Paleontological studies have shown that vine was already widespread before humans appeared on earth. There is no doubt that vine induced people to abandon their nomadic life, inviting them to settle down on pleasant hills to follow the whole cycle of growing before grapes ripen and were ready to be pressed and transformed into must and then into wine. In the past Italy was called “Enotria”, meaning “land of wine”, so it is obvious that vine has always been present in our country, particularly in Tuscany. According to famous scholar Giovanni Dal Masso, vine was present in Tuscany before the Etruscans occupied the region.
Therefore, Phoenician navigators were not the ones who brought the plant with them to Tuscany since it was already there: proof of it would be some travertine finds which appeared in San Vivaldo area, on which scientists found evident fossil marks of “vitis vinifera”, our vine’s ancestor, which was not yet cultivated. During the Middles Ages, wine was considered according to its main liturgical, therapeutic and amusing aspects, along with the nutritional ones.
The importance of wine for Christian religion is commonly known, as it gained from this its mystic-sacred character (wine was considered to be “the blood of Christ“). This fact contributed to emphasize its social value and to enhance grape growing even in infertile areas of the world. Wine maturation begun in the 18th century, when the invention of cork together with the appearance of glass bottles, which had already been in use for a few centuries, allowed wine preservation. Before that time, wine was protected by a light layer of oil and the top of its containers was covered with a cloth or with greaseproof paper, but these methods were not enough to guarantee its correct preservation.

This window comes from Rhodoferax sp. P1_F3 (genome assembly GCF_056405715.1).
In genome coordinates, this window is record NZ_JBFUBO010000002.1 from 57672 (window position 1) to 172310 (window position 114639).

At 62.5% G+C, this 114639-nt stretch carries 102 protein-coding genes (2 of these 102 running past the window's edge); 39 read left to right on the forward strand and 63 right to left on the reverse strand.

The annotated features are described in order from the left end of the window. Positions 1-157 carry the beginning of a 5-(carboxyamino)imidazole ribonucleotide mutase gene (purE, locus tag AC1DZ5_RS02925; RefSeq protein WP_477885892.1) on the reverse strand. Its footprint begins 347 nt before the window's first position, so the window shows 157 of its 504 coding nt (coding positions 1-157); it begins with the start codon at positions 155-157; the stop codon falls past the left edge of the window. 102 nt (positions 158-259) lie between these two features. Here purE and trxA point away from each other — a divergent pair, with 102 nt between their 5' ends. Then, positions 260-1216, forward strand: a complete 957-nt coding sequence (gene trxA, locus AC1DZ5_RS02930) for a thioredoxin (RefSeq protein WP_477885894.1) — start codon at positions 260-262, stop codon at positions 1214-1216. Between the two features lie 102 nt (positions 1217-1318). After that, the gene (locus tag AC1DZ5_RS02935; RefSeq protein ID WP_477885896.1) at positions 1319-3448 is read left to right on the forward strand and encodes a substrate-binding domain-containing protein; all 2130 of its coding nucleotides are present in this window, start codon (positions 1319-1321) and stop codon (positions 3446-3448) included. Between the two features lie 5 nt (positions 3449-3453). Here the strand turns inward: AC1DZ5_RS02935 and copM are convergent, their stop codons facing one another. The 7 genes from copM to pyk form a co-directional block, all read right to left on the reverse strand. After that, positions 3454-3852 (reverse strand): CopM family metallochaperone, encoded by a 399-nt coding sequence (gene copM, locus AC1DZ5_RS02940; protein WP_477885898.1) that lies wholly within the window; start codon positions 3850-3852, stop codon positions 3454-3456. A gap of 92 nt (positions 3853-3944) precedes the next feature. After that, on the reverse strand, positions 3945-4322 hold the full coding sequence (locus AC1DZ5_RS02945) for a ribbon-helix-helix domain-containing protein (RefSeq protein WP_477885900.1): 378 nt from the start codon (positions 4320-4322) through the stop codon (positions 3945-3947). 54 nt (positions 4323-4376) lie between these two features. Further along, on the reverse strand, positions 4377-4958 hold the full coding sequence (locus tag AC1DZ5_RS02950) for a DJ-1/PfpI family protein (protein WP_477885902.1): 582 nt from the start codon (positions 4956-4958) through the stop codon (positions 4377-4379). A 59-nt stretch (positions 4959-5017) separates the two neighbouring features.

Traditional grape growing was carried out until the second half of the 20th century, when the first pests appeared on our lands. Research to eliminate such grape diseases got excellent results and led to a revolution in grape growing techniques, showing that grape growing could no longer be based on experience handed down from father to son, but on scientific progress. High quality grapes were from that moment picked separately. Some of the bunches were laid on wattles or hanged to the ceiling to have raisin for preparing an excellent vinsanto. The word “vinsanto” was coined in 1439 in Florence, during the Council for the reunification of the Eastern Church. Famous Giovanni Bessarione, while drinking this delicious wine, exclaimed: “This wine is Xantos” (hinting at the Greek island). People who did not know Greek understood “santo” instead of “Xantos” and that name has been passed up to our times.